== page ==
Whether it was an oversight or a deliberate snub, the decision to not include a Pacific Island team when Super Rugby launched in 1996 is now universally accepted as a giant mistake.
The consequences of non-inclusion have been felt hard in the Island nations of Fiji, Samoa, and Tonga. All three have spent the last 25 years close to insolvency, scraping, borrowing, and begging for cash just to pay for kit and accommodation.
All three have felt financial hardship in a way few other countries have. They have operated on next to nothing as they were left on the starting grid when the game went professional.
The curious thing is that all three Island nations had entered the race, were on the line with everyone else, and had every reason to believe they would hear the gun. Why wouldn't they as all three had been part of the amateur Super 10, which was the pre-cursor to the professional Super 12.
Super 10, which ran from 1993 to 1995, included the four top-ranked provincial teams from New Zealand, New South Wales, and Queensland, the three top-ranked South African provinces and the winner of the Pacific Nations Cup played between Fiji, Tonga and Western Samoa as they were then.
The make-up worked. It made sense and fan interest was high. So when Samoa reached the quarter-final of the 1995 World Cup, they fully expected to be part of the negotiations to create a professional version of Super Rugby.
“Why wouldn't we be included?,” asks Samoa's coach from that time, the legendary All Black Bryan Williams. “We had had good results since 1991 and had made the quarter-finals at both the 1991 World Cup and 1995. We had also shown we could compete against the best New Zealand, Australian, and South African provinces.
“I was a strong advocate for inclusion and we expected to be included.”
It was the Springboks who knocked out the Samoans in 1995 and so conscious was the latter about not being seen to rock the establishment, they decided to not complain that some of their players were racially abused and bitten during the defeat.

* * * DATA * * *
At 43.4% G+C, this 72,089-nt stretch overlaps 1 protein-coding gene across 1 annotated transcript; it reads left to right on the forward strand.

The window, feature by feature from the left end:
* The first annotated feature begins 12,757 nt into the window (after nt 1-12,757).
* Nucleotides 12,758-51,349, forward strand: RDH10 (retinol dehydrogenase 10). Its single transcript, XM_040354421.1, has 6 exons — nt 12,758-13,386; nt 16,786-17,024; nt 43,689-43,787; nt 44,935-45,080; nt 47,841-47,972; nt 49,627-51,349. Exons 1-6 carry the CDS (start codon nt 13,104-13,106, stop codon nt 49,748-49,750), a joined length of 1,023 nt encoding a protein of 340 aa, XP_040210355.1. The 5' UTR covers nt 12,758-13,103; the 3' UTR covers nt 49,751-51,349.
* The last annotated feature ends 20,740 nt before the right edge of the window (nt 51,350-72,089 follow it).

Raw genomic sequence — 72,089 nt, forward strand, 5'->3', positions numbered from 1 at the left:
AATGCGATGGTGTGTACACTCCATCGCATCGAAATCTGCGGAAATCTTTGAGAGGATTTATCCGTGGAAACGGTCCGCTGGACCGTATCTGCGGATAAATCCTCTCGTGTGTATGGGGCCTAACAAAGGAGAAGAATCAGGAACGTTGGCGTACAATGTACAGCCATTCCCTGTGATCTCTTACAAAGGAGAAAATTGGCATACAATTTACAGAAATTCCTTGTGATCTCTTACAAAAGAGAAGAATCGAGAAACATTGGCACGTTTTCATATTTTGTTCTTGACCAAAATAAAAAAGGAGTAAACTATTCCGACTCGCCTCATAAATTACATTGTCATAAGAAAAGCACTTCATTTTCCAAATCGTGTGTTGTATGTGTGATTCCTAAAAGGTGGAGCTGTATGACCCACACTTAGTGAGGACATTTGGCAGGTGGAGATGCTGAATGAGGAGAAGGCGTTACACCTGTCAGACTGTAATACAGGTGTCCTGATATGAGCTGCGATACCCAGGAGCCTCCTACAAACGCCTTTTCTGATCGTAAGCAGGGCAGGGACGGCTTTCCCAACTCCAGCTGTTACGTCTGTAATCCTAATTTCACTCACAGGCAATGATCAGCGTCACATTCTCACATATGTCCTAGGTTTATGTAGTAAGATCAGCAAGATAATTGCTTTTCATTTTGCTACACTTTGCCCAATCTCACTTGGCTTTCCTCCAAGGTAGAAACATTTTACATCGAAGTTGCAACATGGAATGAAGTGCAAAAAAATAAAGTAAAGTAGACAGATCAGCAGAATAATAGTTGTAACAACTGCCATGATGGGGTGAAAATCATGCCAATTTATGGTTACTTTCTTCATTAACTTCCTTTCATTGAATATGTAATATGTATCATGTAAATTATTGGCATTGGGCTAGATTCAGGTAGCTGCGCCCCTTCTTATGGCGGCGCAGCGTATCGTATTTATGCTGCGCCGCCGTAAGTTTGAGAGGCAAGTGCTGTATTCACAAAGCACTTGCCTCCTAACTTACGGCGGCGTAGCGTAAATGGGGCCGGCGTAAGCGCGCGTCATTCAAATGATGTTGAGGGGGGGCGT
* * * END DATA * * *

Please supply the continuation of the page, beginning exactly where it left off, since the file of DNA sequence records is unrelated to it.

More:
It was a deliberate attempt to endear themselves to the elite, but it failed to register. Samoa and the other Island nations were never included in the Super Rugby discussions and Williams says he only became aware of this when the public announcement was made revealing the new competition and its US$555million broadcast deal.
“It was a real kick in the guts,” he says. “That's how we found out and I was personally wounded. Supposedly it was because they felt that the Samoan Rugby Union couldn't generate enough money to be included.”
Without a place in Super Rugby, be it through one composite team or three individual spots, Samoa, Fiji, and Tonga sat on the sidelines and watched everyone else get rich.
And as the money poured into New Zealand, Australia, and South Africa as well as Europe, the Island nations could never catch up.
The whole system worked against the Islands – every year they didn't have a place in Super Rugby compounded their problems, not the least of which was that without regular exposure to Super Rugby, they couldn't justify a place in the Tri-Nations.
Their players weren't conditioned to the speed and intensity of Southern Hemisphere rugby and so they were deemed too high a risk to be involved in Sanzar's showpiece international event.
And of course, all the time they were locked out, they had no access to revenue, no access to test matches and therefore the gap between them and everyone else continued to grow.
The rich got richer and the Islands got poorer and making it worse was the obvious cynicism driving the decision to keep the Islands away from rugby's top table.
Many of the established nations, particularly the Celts, feared for their own position if the three island nations were given access to the financial support and regular football that they needed to fulfill their potential.
The respective talent pools of Samoa, Tonga, and Fiji are much deeper than those of Scotland, Ireland, and Wales. The Celts effectively rely on their migrant heritage to populate their teams – all three constantly scouring the globe for Kiwis, Australians, and South Africans whose family line began in the North.
For much of the early professional period, the Celts were clinging to their place at the table and they were adamant they didn't want a tidal wave from the South Seas to sweep them into obscurity.
By bloc voting, those three nations were able to stop any legislative changes being made that would help the Pacific Islands.
The most notable were the continued attempts by New Zealand to sponsor a change in the eligibility laws which would enable players to stand down after a career with a Tier One nation and then become available for a Tier Two side.
It was a way to allow the many Pacific Island-qualified All Blacks and Wallabies to take their experience and skills to Fiji, Tonga, or Samoa after they were no longer wanted by their Tier One choice.
Each and every attempt, though, was voted down, leading New Zealand Rugby chief executive Steve Tew to say in 2009 after another failed attempt: “The optimists thought we might get it through. The reality is there is a group of northern unions that is very nervous about strengthening the island nations.”
Sanzar was arguably the greater villain in all this, though, as it was within their power to open the Super Rugby door but they never did.
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